By Devon Armstrong
The O2 Academy is packed with a diverse crowd of students and adults alike, when the lights start to dim on the stage, which is draped in bright green vines wrapped around mic stands – and Laura Marling appears, after her first song asking the audience: “Are you hot? Okay good, we’re all in this together!”
Her feather-light falsetto slides into rasping gravelly tones in a soothing lullaby full of wisdom and woe. The diversity of her voice is even more impressive live, where she is able to harness such a range of emotions through her songs, conveying rage, curiosity, sensuality, sadness and determination.
A tranquillity and reverence sits upon the audience, as they are captivated by her stories. Something about her poise and spirit exudes into audience, infecting them with vulnerability and openness beneath a fiery passion. The sound mixers perfectly match the instruments of the band to fluidly support her striking vocals on transcendent Plathian lyrics about love, life and the psychology of female friendships, that could’ve been written decades ago. The emotional metaphors gently explore the various shapes and changing nature of femininity and the psyche of a young woman (‘Every heart breaks like a wave in the bay’) and the diverse melodies and arrangements touch on folk, rock, blues, soul and country.
The warmth and fullness of her voice seems to wrap around the audience like a comforting blanket, as she looks back at her life, with the mature wisdom and weathered perspective of a woman beyond her years.
The sensory language in her lyrics – inspired according to Marling by her fascination with Gothic Romantic literature – evokes natural imagery and conjures green landscapes of Berkshire where she grew up. The universally emotive melodic hook and the eerie choral backing vocals build atmosphere.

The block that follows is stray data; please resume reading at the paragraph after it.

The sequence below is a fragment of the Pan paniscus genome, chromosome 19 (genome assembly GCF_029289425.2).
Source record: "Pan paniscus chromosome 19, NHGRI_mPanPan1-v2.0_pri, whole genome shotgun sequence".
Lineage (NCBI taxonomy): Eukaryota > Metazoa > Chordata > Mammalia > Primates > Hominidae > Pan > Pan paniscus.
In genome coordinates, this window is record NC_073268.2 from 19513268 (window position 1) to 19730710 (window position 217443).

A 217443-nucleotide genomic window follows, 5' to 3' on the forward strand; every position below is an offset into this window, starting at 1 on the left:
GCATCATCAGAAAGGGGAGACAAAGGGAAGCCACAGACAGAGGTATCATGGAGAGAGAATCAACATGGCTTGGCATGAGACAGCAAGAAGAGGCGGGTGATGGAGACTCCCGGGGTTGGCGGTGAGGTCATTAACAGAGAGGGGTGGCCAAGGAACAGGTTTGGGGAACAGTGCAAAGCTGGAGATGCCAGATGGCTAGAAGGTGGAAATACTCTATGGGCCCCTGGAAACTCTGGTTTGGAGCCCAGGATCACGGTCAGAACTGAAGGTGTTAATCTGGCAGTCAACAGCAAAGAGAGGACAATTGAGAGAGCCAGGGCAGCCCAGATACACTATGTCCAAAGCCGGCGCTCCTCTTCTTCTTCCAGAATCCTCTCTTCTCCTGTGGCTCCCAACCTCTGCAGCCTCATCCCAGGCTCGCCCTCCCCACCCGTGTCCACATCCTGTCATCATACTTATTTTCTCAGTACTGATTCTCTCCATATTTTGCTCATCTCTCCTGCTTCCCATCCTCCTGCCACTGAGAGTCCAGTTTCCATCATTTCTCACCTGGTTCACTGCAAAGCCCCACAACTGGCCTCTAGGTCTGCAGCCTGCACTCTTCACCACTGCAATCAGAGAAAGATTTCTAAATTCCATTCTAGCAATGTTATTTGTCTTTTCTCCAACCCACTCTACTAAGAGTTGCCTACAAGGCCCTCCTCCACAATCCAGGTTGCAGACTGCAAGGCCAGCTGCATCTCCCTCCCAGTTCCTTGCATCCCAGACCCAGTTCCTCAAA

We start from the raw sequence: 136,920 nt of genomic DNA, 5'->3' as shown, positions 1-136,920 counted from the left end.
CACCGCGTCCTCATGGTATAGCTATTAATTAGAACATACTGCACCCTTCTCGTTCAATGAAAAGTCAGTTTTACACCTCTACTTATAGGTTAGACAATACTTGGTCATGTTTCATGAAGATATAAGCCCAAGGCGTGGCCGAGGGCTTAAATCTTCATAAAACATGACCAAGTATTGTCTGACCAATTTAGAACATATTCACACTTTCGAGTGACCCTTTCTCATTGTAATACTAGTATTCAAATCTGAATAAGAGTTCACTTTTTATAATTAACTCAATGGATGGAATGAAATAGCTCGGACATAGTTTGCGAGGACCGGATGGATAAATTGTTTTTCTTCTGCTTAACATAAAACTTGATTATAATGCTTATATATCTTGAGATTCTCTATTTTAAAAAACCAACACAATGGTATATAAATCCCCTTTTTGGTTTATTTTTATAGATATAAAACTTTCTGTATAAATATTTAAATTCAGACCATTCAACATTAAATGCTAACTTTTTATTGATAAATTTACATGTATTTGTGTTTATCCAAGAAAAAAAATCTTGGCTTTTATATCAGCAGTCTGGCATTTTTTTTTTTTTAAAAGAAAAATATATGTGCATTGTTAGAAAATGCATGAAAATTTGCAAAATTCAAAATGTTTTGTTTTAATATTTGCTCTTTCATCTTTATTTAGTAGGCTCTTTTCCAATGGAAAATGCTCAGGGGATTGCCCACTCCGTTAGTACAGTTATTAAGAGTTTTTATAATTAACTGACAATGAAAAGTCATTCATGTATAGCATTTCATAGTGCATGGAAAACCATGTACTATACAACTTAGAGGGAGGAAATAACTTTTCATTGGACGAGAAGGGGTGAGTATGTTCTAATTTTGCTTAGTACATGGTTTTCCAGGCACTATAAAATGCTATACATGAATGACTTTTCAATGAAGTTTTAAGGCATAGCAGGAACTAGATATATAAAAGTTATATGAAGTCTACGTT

I admire that Marling has enough integrity to play largely new material from recently released album Semper Femina, such as country-influenced Wild Fire. The title, according to Marling: “comes from a Virgil poem, and the full quote from the poem is ‘Varium et mutabile semper femina’, which I might be pronouncing wrong but the translation is: ‘fickle and changeable, always a woman”, so it’s better off as just “always a woman’.”
She chats calmly to the audience as her band leaves the stage: ‘It’s just you and me now chaps’, asking ‘Shall I play a cover or something from Once I Was An Eagle?‘ When she played the cover, it felt like everyone was glad, because the melody was so beautifully intricate and allowed us to appreciate the versatility of her voice. She closed with my favourite Marling track, Rambling Man, which is her own favourite to play live: “I think the one that’s never been off the setlist, and the setlist has been going for 10 years now – is Rambling Man. That’s my favourite song to play and it might be my favourite song I’ve ever written.”
A calmness set into the audience for the duration of the show and her wisdom brought a softness and comfort to a wanting room on a Monday night.